Brussels, Dec 5 (EFE).- An embargo by the European Union on all imports of crude oil produced in Russia and transported to the bloc by sea as well as a cap on the price of a Russian barrel of seaborne oil to a maximum of $60 agreed by Western allies kicked in on Monday.
The EU-wide embargo, which includes exemptions for Hungary, affects 90 percent of Russia’s crude oil imports to the 27 member states before its invasion of Ukraine in February this year.
Since March, the bloc has stepped up efforts to reduce its dependence on Russian fossil fuels.
The European Commission said on Saturday that the price cap “does not affect in any way the full EU import ban on Russian crude and petroleum products and the specific exceptions and derogations thereunder which were already agreed in previous sanctions packages.”
It took several meetings for EU ambassadors to agree upon a price cap on Russian crude oil, which is also backed by the G7 countries and Australia.
United States Treasury Secretary Janet Yellen, who proposed the cap, said recently that the move will “help us achieve our goal of restricting Putin’s primary source of revenue for his illegal war in Ukraine while simultaneously preserving the stability of global energy supplies.”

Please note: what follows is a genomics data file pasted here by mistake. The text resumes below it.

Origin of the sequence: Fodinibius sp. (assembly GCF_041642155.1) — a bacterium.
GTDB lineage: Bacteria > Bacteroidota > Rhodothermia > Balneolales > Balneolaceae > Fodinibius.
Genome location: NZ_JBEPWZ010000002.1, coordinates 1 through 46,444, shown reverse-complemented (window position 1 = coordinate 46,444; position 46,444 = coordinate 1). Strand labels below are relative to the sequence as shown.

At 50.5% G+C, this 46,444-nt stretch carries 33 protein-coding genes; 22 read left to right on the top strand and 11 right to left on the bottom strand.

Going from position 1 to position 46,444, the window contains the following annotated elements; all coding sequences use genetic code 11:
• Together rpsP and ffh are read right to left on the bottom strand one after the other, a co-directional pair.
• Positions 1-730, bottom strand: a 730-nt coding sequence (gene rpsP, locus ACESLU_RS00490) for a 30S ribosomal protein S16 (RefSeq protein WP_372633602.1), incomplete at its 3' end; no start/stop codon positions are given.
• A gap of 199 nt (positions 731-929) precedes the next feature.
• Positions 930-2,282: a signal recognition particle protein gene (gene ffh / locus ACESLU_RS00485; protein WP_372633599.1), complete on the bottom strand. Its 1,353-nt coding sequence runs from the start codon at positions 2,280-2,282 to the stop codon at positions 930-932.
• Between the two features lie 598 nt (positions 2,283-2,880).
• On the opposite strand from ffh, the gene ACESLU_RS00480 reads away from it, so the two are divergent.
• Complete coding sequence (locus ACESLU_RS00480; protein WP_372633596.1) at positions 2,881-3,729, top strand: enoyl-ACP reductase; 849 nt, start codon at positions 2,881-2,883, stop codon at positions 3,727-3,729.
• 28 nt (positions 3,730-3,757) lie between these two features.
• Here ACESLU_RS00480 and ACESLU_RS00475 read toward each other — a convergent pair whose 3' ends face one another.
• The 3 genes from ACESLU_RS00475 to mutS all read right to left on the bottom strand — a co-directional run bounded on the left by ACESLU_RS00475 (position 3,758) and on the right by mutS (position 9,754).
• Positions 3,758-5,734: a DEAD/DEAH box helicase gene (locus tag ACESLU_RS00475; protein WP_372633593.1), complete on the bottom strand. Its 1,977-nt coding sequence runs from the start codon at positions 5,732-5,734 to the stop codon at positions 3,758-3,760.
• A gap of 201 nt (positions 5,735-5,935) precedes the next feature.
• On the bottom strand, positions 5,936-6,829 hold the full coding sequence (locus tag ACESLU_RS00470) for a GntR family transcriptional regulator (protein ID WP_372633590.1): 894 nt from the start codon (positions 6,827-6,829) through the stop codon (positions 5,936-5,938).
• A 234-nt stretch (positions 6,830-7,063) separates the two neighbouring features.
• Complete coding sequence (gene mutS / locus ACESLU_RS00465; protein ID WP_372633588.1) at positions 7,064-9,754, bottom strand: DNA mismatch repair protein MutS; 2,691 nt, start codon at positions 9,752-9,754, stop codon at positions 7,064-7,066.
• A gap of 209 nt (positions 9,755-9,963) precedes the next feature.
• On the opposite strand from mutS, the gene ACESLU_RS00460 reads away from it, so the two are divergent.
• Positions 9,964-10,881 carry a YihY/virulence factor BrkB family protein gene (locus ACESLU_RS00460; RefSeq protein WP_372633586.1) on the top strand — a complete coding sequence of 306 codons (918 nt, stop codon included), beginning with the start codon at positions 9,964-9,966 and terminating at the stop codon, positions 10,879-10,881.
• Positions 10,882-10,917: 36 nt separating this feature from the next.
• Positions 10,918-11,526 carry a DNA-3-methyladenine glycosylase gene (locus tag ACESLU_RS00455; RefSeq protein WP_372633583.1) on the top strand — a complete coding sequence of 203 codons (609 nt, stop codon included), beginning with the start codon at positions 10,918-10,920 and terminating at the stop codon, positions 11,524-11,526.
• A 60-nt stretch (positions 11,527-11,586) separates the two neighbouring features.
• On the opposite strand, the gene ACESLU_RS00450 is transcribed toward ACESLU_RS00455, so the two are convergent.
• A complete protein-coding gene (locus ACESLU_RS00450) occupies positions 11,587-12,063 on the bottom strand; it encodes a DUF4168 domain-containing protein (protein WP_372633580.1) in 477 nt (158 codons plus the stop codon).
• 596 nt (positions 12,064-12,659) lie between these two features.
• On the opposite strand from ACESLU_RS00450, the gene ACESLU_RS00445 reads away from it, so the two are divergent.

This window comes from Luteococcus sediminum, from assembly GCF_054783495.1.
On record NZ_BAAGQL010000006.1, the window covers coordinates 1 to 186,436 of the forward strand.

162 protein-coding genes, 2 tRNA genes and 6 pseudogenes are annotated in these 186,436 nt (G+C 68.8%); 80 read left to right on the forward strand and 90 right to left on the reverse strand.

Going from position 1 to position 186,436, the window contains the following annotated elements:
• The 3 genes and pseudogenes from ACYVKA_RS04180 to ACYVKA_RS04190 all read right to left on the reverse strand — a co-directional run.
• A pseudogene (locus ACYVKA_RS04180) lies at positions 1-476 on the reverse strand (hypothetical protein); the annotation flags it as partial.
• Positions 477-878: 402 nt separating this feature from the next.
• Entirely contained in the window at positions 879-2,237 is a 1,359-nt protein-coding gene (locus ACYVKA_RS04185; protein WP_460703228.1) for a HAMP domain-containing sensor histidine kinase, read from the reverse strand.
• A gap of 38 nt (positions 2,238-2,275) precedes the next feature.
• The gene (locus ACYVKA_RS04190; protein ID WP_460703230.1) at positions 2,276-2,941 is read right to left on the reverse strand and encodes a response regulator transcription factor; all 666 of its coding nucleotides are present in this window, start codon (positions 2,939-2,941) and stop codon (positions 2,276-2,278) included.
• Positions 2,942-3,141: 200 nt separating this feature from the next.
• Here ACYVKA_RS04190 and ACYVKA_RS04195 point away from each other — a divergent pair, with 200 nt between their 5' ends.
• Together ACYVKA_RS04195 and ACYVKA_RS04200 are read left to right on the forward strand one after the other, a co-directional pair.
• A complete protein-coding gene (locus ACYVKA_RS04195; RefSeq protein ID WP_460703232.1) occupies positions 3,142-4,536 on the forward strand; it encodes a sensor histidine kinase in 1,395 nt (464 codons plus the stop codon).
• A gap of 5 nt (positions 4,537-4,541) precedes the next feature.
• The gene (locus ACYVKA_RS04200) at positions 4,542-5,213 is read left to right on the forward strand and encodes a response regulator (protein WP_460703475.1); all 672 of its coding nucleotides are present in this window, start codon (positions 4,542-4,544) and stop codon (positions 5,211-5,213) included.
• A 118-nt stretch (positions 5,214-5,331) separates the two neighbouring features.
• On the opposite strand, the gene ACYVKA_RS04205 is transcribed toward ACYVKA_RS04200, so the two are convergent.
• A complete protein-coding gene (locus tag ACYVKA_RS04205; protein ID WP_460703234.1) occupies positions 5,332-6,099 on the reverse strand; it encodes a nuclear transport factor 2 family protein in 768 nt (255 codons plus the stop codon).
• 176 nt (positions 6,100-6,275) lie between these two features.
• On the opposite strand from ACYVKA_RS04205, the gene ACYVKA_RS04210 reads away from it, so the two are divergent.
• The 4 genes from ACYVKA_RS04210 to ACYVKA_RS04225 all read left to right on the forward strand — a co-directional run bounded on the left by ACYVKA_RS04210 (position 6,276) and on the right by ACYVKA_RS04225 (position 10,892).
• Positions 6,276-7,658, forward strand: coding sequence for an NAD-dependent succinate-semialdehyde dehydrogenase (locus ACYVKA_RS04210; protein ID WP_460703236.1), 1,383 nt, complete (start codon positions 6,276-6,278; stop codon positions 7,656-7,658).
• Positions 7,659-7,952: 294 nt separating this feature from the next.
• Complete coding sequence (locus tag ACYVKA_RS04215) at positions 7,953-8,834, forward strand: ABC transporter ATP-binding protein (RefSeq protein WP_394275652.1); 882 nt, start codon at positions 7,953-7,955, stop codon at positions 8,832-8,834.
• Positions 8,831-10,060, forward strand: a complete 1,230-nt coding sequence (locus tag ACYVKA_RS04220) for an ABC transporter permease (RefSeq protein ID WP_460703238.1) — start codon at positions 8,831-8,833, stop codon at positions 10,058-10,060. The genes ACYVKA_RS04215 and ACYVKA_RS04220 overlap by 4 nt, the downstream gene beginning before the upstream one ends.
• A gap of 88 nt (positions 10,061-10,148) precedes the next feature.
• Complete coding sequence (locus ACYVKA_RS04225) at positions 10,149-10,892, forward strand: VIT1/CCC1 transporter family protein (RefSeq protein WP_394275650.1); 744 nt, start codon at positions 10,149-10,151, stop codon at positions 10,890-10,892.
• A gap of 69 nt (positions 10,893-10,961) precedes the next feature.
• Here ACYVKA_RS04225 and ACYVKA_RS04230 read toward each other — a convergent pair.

The main stumbling block was Poland which, along with the Baltic states, demanded a much lower price cap and that the bloc impose tougher sanctions on Moscow.
In contrast, Greece, Cyprus and Malta, whose shipping industry transports a large volume of Russian oil to other parts of the world, proposed a price cap that would not impact their shipping companies’ business.
The EU also prohibits European operators from providing insurance and financing to shipping companies that transport crude oil purchased above the price cap.
The measure includes a mechanism to review the cap every two months that will allow it to be adjusted downward if the price of oil in international markets falls below that figure.
This is to ensure that the cap remains at least 5 percent below market price.
It also includes a 45-day transition period that will allow European operators to offer transportation and financial services for Russian-origin crude oil that was shipped before Monday and arrives at the port of destination before Jan. 19. EFE